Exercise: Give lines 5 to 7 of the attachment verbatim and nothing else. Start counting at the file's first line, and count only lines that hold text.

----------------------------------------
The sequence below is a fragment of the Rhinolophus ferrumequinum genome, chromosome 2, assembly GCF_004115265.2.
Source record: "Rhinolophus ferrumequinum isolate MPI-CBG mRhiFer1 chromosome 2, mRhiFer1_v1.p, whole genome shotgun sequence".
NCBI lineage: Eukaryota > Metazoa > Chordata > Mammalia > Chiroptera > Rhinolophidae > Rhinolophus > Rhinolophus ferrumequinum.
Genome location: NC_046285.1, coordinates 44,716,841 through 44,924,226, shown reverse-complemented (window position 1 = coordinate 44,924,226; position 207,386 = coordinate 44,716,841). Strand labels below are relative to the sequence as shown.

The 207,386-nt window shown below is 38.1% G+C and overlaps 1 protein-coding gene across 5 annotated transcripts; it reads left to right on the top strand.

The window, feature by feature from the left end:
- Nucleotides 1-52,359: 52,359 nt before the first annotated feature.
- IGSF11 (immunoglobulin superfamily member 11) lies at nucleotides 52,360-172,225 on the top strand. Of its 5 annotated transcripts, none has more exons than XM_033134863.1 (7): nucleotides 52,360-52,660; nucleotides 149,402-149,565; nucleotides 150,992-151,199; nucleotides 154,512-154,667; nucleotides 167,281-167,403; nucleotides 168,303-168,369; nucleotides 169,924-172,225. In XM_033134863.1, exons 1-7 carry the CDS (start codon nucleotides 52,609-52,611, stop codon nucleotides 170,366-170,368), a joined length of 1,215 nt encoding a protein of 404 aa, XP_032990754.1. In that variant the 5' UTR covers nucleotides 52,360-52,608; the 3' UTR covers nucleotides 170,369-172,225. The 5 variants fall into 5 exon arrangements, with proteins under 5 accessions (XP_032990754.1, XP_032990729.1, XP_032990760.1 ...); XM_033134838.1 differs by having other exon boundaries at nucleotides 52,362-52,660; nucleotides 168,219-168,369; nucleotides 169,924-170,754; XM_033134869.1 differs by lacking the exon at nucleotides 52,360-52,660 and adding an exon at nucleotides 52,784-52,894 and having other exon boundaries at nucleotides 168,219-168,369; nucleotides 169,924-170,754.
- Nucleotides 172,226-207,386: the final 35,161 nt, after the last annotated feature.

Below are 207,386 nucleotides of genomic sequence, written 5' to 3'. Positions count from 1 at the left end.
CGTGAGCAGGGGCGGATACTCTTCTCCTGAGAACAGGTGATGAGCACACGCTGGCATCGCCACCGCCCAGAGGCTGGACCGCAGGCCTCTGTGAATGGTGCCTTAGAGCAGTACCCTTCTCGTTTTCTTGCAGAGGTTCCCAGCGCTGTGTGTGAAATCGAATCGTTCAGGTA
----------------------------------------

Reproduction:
The 207,386-nt window shown below is 38.1% G+C and overlaps 1 protein-coding gene across 5 annotated transcripts; it reads left to right on the top strand.

The window, feature by feature from the left end:
- Nucleotides 1-52,359: 52,359 nt before the first annotated feature.